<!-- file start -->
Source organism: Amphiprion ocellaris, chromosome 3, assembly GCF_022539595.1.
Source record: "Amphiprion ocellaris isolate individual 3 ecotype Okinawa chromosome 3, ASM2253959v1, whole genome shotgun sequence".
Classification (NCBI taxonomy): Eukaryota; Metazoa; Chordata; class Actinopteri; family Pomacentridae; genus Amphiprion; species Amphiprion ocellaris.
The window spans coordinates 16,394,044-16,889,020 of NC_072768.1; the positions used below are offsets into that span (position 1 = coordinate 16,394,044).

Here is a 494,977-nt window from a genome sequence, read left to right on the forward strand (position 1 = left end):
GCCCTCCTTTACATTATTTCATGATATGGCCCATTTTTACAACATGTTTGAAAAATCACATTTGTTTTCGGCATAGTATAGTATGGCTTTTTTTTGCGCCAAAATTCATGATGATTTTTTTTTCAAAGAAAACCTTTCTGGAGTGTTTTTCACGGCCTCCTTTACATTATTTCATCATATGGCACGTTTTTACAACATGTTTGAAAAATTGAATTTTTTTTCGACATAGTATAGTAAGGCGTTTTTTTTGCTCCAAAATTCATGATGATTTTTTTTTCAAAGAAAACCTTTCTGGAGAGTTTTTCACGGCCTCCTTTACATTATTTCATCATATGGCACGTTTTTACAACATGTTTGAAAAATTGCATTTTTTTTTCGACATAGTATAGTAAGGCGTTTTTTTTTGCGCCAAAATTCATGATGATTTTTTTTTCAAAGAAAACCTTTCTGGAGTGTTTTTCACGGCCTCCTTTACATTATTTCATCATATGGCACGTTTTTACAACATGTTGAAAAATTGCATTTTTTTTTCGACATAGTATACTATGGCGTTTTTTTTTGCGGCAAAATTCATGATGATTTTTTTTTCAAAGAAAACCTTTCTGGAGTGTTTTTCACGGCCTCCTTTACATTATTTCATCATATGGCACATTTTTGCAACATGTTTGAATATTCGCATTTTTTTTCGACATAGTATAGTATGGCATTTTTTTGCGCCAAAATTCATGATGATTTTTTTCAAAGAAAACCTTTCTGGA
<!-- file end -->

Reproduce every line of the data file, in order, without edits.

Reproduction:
Source organism: Amphiprion ocellaris, chromosome 3, assembly GCF_022539595.1.
Source record: "Amphiprion ocellaris isolate individual 3 ecotype Okinawa chromosome 3, ASM2253959v1, whole genome shotgun sequence".
Classification (NCBI taxonomy): Eukaryota; Metazoa; Chordata; class Actinopteri; family Pomacentridae; genus Amphiprion; species Amphiprion ocellaris.
The window spans coordinates 16,394,044-16,889,020 of NC_072768.1; the positions used below are offsets into that span (position 1 = coordinate 16,394,044).

Here is a 494,977-nt window from a genome sequence, read left to right on the forward strand (position 1 = left end):
GCCCTCCTTTACATTATTTCATGATATGGCCCATTTTTACAACATGTTTGAAAAATCACATTTGTTTTCGGCATAGTATAGTATGGCTTTTTTTTGCGCCAAAATTCATGATGATTTTTTTTTCAAAGAAAACCTTTCTGGAGTGTTTTTCACGGCCTCCTTTACATTATTTCATCATATGGCACGTTTTTACAACATGTTTGAAAAATTGAATTTTTTTTCGACATAGTATAGTAAGGCGTTTTTTTTGCTCCAAAATTCATGATGATTTTTTTTTCAAAGAAAACCTTTCTGGAGAGTTTTTCACGGCCTCCTTTACATTATTTCATCATATGGCACGTTTTTACAACATGTTTGAAAAATTGCATTTTTTTTTCGACATAGTATAGTAAGGCGTTTTTTTTTGCGCCAAAATTCATGATGATTTTTTTTTCAAAGAAAACCTTTCTGGAGTGTTTTTCACGGCCTCCTTTACATTATTTCATCATATGGCACGTTTTTACAACATGTTGAAAAATTGCATTTTTTTTTCGACATAGTATACTATGGCGTTTTTTTTTGCGGCAAAATTCATGATGATTTTTTTTTCAAAGAAAACCTTTCTGGAGTGTTTTTCACGGCCTCCTTTACATTATTTCATCATATGGCACATTTTTGCAACATGTTTGAATATTCGCATTTTTTTTCGACATAGTATAGTATGGCATTTTTTTGCGCCAAAATTCATGATGATTTTTTTCAAAGAAAACCTTTCTGGA